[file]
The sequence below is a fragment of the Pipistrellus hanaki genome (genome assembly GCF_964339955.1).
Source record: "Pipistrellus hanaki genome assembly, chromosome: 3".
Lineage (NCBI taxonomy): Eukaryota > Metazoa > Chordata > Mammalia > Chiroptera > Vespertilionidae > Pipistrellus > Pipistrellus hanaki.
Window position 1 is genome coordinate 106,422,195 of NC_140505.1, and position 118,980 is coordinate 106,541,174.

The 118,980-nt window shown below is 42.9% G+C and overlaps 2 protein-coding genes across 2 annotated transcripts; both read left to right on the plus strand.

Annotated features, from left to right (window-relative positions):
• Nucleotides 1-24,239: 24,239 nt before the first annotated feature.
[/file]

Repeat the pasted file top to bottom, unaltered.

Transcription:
The sequence below is a fragment of the Pipistrellus hanaki genome (genome assembly GCF_964339955.1).
Source record: "Pipistrellus hanaki genome assembly, chromosome: 3".
Lineage (NCBI taxonomy): Eukaryota > Metazoa > Chordata > Mammalia > Chiroptera > Vespertilionidae > Pipistrellus > Pipistrellus hanaki.
Window position 1 is genome coordinate 106,422,195 of NC_140505.1, and position 118,980 is coordinate 106,541,174.

The 118,980-nt window shown below is 42.9% G+C and overlaps 2 protein-coding genes across 2 annotated transcripts; both read left to right on the plus strand.

Annotated features, from left to right (window-relative positions):
• Nucleotides 1-24,239: 24,239 nt before the first annotated feature.